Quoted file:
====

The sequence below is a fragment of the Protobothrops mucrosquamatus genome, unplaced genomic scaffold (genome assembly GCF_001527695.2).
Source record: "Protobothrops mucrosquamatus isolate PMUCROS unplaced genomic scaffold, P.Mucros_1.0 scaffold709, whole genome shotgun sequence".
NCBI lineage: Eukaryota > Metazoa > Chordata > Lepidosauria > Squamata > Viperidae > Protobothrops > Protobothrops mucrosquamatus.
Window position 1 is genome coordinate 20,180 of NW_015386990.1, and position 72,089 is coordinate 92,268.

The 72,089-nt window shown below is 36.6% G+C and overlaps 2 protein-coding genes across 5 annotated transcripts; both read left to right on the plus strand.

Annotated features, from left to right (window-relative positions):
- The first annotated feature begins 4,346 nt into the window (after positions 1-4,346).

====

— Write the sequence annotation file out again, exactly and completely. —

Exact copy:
The sequence below is a fragment of the Protobothrops mucrosquamatus genome, unplaced genomic scaffold (genome assembly GCF_001527695.2).
Source record: "Protobothrops mucrosquamatus isolate PMUCROS unplaced genomic scaffold, P.Mucros_1.0 scaffold709, whole genome shotgun sequence".
NCBI lineage: Eukaryota > Metazoa > Chordata > Lepidosauria > Squamata > Viperidae > Protobothrops > Protobothrops mucrosquamatus.
Window position 1 is genome coordinate 20,180 of NW_015386990.1, and position 72,089 is coordinate 92,268.

The 72,089-nt window shown below is 36.6% G+C and overlaps 2 protein-coding genes across 5 annotated transcripts; both read left to right on the plus strand.

Annotated features, from left to right (window-relative positions):
- The first annotated feature begins 4,346 nt into the window (after positions 1-4,346).